If you have ever seen a boxing match, then you know that boxers are in tremendous shape. Of course, that is because the sport requires that its participants be in peak physical condition. Training for boxing, then, involves working every muscle group in the body to build strength and stamina, burning fat and improving overall health in the process.
THE MUSCLES OF THE SHOULDERS
The power in a punch actually comes from a stable shoulder. For boxers, this is where all Académie Frontenac boxing gym Montreal training begins. Working the shoulders is not just about strengthening the muscle groups (aka, the Deltoids) in the shoulder but also the tendons and ligaments that support it. As such, new boxers generally feel sore from these workouts mostly because new fighters have probably never used this muscle group to such an extent before.
THE MUSCLES OF THE UPPER BACK
The physical action involved in boxing kind of resembles a bench press, but standing instead of lying on your back. Throwing a punch, actually, utilizes the same muscle groups both in the motion and in supporting the motion. This means that as you start to develop your shoulders for strong punches, you will also develop the muscles of the upper back. This involves the Teres, just above the latissimus dorsi (to the rear of the armpit). These muscles join the humerus with the scapula to work together with the laterals in retracting the arm. Developed Teres muscles means faster, more controlled, steady punches.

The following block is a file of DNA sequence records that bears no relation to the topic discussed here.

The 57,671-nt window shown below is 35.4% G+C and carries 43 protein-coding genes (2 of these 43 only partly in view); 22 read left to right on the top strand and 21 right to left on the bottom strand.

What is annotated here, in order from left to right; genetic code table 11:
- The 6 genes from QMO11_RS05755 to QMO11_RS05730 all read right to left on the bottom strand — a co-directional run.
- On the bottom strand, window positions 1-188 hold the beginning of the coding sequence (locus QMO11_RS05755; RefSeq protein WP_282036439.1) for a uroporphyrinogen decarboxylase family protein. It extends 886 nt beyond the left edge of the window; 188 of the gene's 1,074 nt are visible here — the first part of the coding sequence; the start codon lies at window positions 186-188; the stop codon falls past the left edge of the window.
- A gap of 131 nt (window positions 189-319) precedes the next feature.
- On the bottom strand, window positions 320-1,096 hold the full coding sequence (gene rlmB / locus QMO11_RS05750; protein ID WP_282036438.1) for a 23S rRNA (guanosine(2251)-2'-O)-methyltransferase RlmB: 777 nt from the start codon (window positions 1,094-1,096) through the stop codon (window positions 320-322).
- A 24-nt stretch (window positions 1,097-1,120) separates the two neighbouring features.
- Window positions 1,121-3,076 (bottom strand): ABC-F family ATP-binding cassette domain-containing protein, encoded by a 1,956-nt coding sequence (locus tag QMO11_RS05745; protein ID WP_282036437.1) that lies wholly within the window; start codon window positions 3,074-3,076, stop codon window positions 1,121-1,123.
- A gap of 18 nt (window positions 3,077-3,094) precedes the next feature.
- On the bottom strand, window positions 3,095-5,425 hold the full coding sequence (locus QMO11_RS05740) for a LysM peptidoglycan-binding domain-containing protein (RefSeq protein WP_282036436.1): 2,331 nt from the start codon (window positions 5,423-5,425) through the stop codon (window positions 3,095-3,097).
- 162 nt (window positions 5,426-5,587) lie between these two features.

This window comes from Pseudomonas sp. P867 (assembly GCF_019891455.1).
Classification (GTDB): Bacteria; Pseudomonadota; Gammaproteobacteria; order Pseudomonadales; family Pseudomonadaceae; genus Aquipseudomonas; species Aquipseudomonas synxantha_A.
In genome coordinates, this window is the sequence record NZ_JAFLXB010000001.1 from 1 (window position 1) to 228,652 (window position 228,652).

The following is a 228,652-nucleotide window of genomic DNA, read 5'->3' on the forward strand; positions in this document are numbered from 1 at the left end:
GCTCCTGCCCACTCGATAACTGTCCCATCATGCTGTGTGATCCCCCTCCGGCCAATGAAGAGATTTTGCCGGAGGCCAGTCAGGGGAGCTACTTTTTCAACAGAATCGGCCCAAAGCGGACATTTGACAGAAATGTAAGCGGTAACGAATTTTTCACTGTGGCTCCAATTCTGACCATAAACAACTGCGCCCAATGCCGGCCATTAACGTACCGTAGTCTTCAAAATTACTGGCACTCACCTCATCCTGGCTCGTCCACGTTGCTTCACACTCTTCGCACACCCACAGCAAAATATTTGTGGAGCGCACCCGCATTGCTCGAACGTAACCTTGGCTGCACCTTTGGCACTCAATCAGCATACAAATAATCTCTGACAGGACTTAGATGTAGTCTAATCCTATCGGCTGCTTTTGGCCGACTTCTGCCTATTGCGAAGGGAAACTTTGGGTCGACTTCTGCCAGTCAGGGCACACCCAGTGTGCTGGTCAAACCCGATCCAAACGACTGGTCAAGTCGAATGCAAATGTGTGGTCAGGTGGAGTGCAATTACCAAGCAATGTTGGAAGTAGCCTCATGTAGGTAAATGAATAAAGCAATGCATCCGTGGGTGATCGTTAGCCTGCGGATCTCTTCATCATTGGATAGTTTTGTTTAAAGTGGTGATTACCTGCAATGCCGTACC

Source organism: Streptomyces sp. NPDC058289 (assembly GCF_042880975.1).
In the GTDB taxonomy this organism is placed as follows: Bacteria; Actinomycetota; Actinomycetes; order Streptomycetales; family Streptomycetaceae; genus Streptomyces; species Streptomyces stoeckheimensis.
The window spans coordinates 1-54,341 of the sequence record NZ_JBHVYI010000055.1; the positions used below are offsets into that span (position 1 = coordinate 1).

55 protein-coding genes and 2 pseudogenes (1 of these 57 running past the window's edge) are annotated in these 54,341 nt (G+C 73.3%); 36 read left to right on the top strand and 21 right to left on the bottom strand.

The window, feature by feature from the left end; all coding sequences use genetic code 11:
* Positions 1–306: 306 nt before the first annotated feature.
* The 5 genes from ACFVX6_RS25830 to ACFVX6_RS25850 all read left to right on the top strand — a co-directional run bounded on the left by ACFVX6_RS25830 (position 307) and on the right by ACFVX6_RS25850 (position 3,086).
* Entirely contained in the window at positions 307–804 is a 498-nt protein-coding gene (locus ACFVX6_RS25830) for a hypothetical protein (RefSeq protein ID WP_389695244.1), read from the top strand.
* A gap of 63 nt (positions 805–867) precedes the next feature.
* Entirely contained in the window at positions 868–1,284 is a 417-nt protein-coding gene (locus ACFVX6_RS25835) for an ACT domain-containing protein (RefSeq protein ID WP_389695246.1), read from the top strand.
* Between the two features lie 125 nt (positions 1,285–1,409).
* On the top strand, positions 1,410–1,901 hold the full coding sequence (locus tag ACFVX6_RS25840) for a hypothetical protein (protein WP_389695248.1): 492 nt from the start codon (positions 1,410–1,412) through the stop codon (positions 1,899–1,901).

THE MUSCLE OF THE ARMS
Obviously, training in the sport of boxing builds the arm muscles. More specifically, hooks works the biceps while jabs and crosses work the triceps.
THE MUCSLES OF THE CORE
You need a strong, stable core to support every punch you throw. As such, a good boxer must also develop their pectoral, abdominal, lower back, and oblique muscle groups.
• the pectoral muscles—the chest—reinforce the power of a straight punch
• the rectus and transverse abs help to store power during a punch
• The oblique’s support the twisting and turning movements involved both with some punches as well as in the movement around the ring.
Overall, a strong core ensures that each muscle group serves its very specific funciton and works in tandem with the other muscle groups. It creates a more effective boxing machine, so to speak.